How to Ace Your Skills Gap Analysis

As its name implies, a skills gap analysis is a process by which an organization determines what gaps exist between employees’ current skills and the skills considered necessary or even critical for the organization to reach its current and future goals.

This is no simple task. The process itself requires widescale participation and the results might paint an uneasy picture of employees’ current capabilities.

Nonetheless, a skills gap analysis can serve as a necessary blueprint from which to consider new courses, assessments, or support tools.

While a robust, well-executed training intake system—with course requests supplied by business partners—can inform L&D of which courses to consider developing, a skills gap analysis provides another view of an organization’s learning needs.

With this proof in hand, talent developers will have justification for moving forward with the development of certain courses that deliver the most impact.

It’s also worth noting that a skills gap does not necessarily mean the complete absence of a skill. For example, developers on the engineering team may possess the knowledge and experience of working with a particular programming language; however, they may not be aware of one particular code library that was launched last year. If a manager determines that that library is necessary for the development of the company’s software, then that lack of experience with that library would be considered a skills gap, even though the developer is skilled in the underlying language.

As such, a skills gap analysis can become tricky. It must measure existing vs. desired proficiency levels, and what the organization considers necessary for sustained or improved business performance.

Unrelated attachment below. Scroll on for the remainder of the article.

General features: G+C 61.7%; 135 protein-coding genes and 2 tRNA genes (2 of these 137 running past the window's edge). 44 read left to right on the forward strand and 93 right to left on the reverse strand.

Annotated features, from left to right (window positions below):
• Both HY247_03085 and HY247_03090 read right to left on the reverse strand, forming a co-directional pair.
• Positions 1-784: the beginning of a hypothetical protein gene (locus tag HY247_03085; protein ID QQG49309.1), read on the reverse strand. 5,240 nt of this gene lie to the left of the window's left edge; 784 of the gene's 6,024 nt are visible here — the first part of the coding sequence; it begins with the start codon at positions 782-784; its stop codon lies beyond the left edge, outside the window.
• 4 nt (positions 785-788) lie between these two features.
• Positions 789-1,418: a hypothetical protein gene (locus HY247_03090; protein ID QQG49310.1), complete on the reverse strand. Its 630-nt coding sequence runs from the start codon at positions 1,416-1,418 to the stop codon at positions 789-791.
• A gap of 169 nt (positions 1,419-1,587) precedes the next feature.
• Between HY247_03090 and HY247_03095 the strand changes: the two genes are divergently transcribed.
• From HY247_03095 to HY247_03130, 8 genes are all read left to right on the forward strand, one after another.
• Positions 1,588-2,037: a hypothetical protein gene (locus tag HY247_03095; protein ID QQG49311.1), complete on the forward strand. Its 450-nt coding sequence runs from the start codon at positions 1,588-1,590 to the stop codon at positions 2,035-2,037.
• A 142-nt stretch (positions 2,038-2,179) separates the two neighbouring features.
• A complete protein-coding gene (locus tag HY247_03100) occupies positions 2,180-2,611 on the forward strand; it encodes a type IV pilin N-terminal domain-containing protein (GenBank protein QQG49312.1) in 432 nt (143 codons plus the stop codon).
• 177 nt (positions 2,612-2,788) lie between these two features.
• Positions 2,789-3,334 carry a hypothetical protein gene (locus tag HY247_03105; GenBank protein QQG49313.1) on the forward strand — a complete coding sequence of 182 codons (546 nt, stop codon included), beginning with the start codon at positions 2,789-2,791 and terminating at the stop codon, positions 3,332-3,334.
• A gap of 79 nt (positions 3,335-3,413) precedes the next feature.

Why you should conduct a skills gap analysis

From a human resources perspective, it makes sense to take an inventory of employees’ skills, But why is this important? Certain conditions, or even red flags, may indicate that it’s time. These might be because the organization is

  • Losing sales to a competitor with a better product or service
  • Experiencing a decrease in productivity and possible morale
  • Assessing its external recruiting strategy
  • Planning for the future

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Some of these might seem vague, or perhaps too disconnected from day-to-day operations. However, learning leaders leverage the insights from managers and business partners to help them fully understand the correlation between a certain skill and a business outcome.

How to conduct a skills gap analysis

There are essentially three steps to conducting a skills gap analysis.

1. Define the skills the organization needs—now and in the future.

The first step in determining if a skills gap exists is figuring out what skills employees need in order for the organization to meet its business objectives now and in the future. These can include both technical skills and soft skills, and business objectives need to be mapped to these skills.

This is at the macro level, but the anticipated skills needs or “wish list” can be obtained from managers or business partners on the ground who have a much more thorough idea of what employees need to improve overall business performance.